EXPLAINER: Bused, flown migrants can live in US — for now

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Immigrants gather with their belongings outside St. Andrews Episcopal Church, Wednesday Sept. 14, 2022, in Edgartown, Mass., on Martha's Vineyard. Florida Gov. Ron DeSantis on Wednesday flew two planes of immigrants to Martha's Vineyard, escalating a tactic by Republican governors to draw attention to what they consider to be the Biden administration's failed border policies. (Ray Ewing/Vineyard Gazette via AP)

By ELLIOT SPAGAT, the Associated Press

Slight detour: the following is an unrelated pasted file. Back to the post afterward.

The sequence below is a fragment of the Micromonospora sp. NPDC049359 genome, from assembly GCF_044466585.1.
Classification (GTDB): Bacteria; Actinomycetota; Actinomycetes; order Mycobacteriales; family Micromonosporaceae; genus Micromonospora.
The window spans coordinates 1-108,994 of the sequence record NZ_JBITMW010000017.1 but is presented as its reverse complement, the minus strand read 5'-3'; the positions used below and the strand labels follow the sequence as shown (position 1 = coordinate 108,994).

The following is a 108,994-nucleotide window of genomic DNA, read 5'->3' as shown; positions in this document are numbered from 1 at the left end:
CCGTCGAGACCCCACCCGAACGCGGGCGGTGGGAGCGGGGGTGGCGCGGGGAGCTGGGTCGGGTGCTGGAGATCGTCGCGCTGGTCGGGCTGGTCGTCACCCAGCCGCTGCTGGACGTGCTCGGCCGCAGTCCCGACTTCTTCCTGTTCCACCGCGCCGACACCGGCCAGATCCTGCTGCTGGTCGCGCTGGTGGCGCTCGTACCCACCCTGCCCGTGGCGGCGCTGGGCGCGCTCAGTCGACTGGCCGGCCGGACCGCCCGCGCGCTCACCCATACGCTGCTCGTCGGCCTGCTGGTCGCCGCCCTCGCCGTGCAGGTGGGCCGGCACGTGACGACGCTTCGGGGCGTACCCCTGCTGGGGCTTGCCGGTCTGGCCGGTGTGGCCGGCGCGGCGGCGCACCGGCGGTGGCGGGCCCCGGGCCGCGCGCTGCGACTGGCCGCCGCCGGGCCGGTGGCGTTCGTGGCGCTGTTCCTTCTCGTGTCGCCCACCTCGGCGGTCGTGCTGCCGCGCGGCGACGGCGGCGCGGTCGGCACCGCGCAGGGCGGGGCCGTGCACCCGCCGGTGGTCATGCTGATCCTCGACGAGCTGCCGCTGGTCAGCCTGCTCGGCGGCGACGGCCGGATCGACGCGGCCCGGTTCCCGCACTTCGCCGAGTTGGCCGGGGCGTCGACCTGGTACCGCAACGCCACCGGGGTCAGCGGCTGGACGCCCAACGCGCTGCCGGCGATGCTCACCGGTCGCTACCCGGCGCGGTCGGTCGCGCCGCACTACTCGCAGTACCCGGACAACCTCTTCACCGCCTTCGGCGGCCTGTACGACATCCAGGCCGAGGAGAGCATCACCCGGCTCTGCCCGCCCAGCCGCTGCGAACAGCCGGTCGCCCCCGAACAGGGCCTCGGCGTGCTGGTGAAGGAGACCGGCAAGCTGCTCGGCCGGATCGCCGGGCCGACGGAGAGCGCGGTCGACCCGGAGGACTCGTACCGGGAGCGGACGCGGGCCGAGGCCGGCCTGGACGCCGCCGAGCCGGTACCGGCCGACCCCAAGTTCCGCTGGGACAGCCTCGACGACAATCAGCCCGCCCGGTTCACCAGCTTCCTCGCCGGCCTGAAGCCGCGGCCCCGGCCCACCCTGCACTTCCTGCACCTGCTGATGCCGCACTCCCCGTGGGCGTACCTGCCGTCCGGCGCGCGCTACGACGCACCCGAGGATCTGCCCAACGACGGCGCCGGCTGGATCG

Republican governors have been sending more migrants released at the U.S. border with Mexico to Democratic strongholds, raising questions about their legal status, how they are lured on board buses and planes, and the cost to taxpayers. The immigrants are at least temporarily allowed to be in the U.S. to pursue asylum or while on humanitarian parole.

The Florida Legislature allocated $12 million for its program.

Texas Rangers

Texas has committed billions of dollars to the governor’s unprecedented move into border security that includes the bus trips. The city of El Paso last week contracted a private bus company at a cost of up to $2 million. It plans to seek reimbursement from the federal government.